The absence of non-Leucocytozoon parasites also provides insight into the behaviour of blackflies. Plasmodium and Haemoproteus are not transmitted and cannot fulfil their development in blackflies, but our protocol was apt to detect them, and their prevalence in the putative hosts is relatively high [15, 30]. Therefore, their complete absence confirms that blackflies are not active in the foraging habitat after feeding and remain distant and inactive until the blood meal and potential abortive stages of Plasmodium and Haemoproteus are digested . Individual blackflies possibly return after oviposition, as the period between two feedings has been measured to take 5–7 days in S. rugglesi .
To our knowledge, this is the first study of haemosporidian parasites being present in individual non-engorged blackflies. We found that nearly 30% of the blackfly individuals active in the upper canopy layers of central Europe are Leucocytozoon-carriers. Blackflies are likely to return to a large stationary food source such as a raptor brood after oviposition [31, 32]. Nonetheless, 30% infected vectors are likely representative of the blackfly population in this habitat, since the raptor lineages potentially belonging to our “bait” accounted for only 15% of all infected blackflies. Previous studies have either analysed pools of non-engorged blackflies or individual visibly engorged blackflies [11, 13, 14, 29]. Engorged blackflies are not active after feeding (0.1–0.3% of all blackfly individuals caught in forests), but can account for up to 23.6% of all blackflies caught with a sweeping net in an alpine habitat [28, 33]. The frequency of Leucocytozoon-carriers among freshly engorged blackflies in Scandinavia was 62%, being more representative of the Leucocytozoon prevalence in avian hosts, which is expected to be higher there than in central Europe [13, 15]. On the other hand, close to 46% of pools of five non-engorged blackflies seem to contain Leucocytozoon lineages, suggesting a Leucocytozoon prevalence of approximately 20% in the corresponding blackfly populations [11, 14, 29]. Thus, we complement previous studies of Leucocytozoon-carrying blackflies with an individual-based estimate, which may be more precise but is specific to the upper canopy habitat of central Europe.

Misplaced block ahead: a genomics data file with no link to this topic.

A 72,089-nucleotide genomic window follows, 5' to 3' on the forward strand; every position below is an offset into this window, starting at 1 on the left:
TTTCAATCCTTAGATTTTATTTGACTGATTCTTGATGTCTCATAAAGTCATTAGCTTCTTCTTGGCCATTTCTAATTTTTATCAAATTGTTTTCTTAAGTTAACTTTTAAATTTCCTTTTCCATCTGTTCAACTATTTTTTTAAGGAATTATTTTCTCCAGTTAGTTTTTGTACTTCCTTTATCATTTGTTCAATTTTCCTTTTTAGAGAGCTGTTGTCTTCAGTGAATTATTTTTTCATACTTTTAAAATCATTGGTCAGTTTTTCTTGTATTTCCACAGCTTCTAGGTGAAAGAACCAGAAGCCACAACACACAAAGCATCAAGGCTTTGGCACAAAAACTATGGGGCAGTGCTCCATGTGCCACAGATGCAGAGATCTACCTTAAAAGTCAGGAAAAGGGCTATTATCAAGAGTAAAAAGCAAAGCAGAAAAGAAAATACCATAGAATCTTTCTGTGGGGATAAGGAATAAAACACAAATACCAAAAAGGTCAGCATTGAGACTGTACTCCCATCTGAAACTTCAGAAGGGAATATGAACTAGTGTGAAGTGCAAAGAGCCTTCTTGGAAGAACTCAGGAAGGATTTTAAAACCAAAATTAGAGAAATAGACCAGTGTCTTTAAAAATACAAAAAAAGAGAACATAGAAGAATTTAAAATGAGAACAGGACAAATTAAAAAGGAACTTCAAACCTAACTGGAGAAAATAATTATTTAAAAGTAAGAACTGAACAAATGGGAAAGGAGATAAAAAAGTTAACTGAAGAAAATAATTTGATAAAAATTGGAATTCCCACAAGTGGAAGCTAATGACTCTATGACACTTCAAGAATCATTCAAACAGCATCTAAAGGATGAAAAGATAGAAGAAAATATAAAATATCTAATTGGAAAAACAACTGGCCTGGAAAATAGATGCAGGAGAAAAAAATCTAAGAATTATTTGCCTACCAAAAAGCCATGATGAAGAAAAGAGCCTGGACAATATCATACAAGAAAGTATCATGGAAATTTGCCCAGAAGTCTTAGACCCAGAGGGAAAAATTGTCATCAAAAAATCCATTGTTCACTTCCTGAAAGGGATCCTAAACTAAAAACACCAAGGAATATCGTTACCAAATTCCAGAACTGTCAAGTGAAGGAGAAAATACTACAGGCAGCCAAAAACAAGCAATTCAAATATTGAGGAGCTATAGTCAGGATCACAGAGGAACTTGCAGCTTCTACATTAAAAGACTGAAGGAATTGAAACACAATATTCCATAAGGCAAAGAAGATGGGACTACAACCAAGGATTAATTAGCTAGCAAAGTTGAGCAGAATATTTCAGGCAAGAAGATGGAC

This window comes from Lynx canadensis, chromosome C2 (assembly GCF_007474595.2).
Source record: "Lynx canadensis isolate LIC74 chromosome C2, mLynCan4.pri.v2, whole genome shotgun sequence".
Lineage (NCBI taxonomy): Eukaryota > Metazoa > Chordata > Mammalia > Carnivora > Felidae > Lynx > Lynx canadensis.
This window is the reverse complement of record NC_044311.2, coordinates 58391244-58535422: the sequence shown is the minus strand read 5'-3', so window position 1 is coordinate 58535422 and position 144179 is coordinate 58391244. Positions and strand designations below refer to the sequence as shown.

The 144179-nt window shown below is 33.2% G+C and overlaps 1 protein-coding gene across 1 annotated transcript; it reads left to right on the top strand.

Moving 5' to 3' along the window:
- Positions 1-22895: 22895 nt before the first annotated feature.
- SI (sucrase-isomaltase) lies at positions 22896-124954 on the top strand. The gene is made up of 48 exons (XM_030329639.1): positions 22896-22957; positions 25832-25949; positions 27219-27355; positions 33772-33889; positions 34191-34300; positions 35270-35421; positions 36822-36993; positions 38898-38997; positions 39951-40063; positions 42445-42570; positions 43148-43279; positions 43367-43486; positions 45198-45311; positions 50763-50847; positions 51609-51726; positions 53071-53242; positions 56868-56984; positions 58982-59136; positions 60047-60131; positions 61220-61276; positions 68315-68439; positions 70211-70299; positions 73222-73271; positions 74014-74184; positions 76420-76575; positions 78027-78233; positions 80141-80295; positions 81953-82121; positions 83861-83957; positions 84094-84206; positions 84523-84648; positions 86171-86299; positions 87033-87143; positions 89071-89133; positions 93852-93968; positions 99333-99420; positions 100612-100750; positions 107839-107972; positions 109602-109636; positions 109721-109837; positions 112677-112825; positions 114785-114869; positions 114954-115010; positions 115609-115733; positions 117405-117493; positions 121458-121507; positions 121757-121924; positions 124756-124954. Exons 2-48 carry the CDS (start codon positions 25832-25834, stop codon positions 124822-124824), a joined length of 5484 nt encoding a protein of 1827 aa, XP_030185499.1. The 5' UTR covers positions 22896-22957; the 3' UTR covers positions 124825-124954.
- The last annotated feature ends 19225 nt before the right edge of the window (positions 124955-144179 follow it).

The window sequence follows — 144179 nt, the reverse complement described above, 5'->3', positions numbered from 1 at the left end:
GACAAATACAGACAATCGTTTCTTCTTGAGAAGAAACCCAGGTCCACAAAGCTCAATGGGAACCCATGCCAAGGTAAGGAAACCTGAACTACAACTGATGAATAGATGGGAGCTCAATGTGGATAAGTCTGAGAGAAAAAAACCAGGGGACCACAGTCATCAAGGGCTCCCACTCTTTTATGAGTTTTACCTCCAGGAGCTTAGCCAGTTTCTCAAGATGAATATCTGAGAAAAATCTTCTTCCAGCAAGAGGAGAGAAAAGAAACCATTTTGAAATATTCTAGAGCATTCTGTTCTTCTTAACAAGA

Vector and host habitat choice